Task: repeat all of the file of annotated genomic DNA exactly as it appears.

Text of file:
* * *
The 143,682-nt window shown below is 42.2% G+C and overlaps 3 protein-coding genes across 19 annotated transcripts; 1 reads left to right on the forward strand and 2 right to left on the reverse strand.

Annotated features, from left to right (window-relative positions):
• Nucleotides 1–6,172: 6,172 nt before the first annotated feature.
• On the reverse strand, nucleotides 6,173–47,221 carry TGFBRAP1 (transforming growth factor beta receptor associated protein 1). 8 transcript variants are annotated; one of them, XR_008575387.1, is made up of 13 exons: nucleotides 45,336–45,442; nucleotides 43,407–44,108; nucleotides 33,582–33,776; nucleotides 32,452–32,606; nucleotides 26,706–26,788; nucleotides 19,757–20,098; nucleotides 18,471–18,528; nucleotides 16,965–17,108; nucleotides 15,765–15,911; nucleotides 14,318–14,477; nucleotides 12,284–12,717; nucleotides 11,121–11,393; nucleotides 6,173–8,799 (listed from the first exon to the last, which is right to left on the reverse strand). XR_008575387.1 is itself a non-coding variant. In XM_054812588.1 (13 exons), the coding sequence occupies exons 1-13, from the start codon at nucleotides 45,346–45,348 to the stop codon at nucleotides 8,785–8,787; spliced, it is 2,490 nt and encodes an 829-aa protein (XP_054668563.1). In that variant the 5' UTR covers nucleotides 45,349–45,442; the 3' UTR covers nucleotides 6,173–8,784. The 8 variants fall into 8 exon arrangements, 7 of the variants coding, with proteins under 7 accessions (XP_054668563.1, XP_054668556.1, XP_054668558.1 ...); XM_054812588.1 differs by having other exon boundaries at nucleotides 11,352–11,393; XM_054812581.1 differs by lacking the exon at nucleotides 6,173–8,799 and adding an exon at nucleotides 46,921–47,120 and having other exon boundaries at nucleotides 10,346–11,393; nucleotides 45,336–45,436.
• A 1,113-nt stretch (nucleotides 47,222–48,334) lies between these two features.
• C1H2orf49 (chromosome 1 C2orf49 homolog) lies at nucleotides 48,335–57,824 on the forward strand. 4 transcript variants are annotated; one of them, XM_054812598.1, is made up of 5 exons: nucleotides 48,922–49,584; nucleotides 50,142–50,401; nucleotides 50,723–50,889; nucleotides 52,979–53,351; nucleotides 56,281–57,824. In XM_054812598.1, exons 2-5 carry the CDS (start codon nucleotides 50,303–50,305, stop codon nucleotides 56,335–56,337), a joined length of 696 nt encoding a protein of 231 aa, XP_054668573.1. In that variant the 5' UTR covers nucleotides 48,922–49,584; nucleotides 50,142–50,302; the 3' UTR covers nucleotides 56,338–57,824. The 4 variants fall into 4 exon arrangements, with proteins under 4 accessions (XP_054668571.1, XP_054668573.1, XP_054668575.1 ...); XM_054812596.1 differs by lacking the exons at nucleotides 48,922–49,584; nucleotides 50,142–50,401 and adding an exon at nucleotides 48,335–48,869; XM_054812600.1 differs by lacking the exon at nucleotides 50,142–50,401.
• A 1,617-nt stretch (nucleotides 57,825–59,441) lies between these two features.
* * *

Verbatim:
The 143,682-nt window shown below is 42.2% G+C and overlaps 3 protein-coding genes across 19 annotated transcripts; 1 reads left to right on the forward strand and 2 right to left on the reverse strand.

Annotated features, from left to right (window-relative positions):
• Nucleotides 1–6,172: 6,172 nt before the first annotated feature.
• On the reverse strand, nucleotides 6,173–47,221 carry TGFBRAP1 (transforming growth factor beta receptor associated protein 1). 8 transcript variants are annotated; one of them, XR_008575387.1, is made up of 13 exons: nucleotides 45,336–45,442; nucleotides 43,407–44,108; nucleotides 33,582–33,776; nucleotides 32,452–32,606; nucleotides 26,706–26,788; nucleotides 19,757–20,098; nucleotides 18,471–18,528; nucleotides 16,965–17,108; nucleotides 15,765–15,911; nucleotides 14,318–14,477; nucleotides 12,284–12,717; nucleotides 11,121–11,393; nucleotides 6,173–8,799 (listed from the first exon to the last, which is right to left on the reverse strand). XR_008575387.1 is itself a non-coding variant. In XM_054812588.1 (13 exons), the coding sequence occupies exons 1-13, from the start codon at nucleotides 45,346–45,348 to the stop codon at nucleotides 8,785–8,787; spliced, it is 2,490 nt and encodes an 829-aa protein (XP_054668563.1). In that variant the 5' UTR covers nucleotides 45,349–45,442; the 3' UTR covers nucleotides 6,173–8,784. The 8 variants fall into 8 exon arrangements, 7 of the variants coding, with proteins under 7 accessions (XP_054668563.1, XP_054668556.1, XP_054668558.1 ...); XM_054812588.1 differs by having other exon boundaries at nucleotides 11,352–11,393; XM_054812581.1 differs by lacking the exon at nucleotides 6,173–8,799 and adding an exon at nucleotides 46,921–47,120 and having other exon boundaries at nucleotides 10,346–11,393; nucleotides 45,336–45,436.
• A 1,113-nt stretch (nucleotides 47,222–48,334) lies between these two features.
• C1H2orf49 (chromosome 1 C2orf49 homolog) lies at nucleotides 48,335–57,824 on the forward strand. 4 transcript variants are annotated; one of them, XM_054812598.1, is made up of 5 exons: nucleotides 48,922–49,584; nucleotides 50,142–50,401; nucleotides 50,723–50,889; nucleotides 52,979–53,351; nucleotides 56,281–57,824. In XM_054812598.1, exons 2-5 carry the CDS (start codon nucleotides 50,303–50,305, stop codon nucleotides 56,335–56,337), a joined length of 696 nt encoding a protein of 231 aa, XP_054668573.1. In that variant the 5' UTR covers nucleotides 48,922–49,584; nucleotides 50,142–50,302; the 3' UTR covers nucleotides 56,338–57,824. The 4 variants fall into 4 exon arrangements, with proteins under 4 accessions (XP_054668571.1, XP_054668573.1, XP_054668575.1 ...); XM_054812596.1 differs by lacking the exons at nucleotides 48,922–49,584; nucleotides 50,142–50,401 and adding an exon at nucleotides 48,335–48,869; XM_054812600.1 differs by lacking the exon at nucleotides 50,142–50,401.
• A 1,617-nt stretch (nucleotides 57,825–59,441) lies between these two features.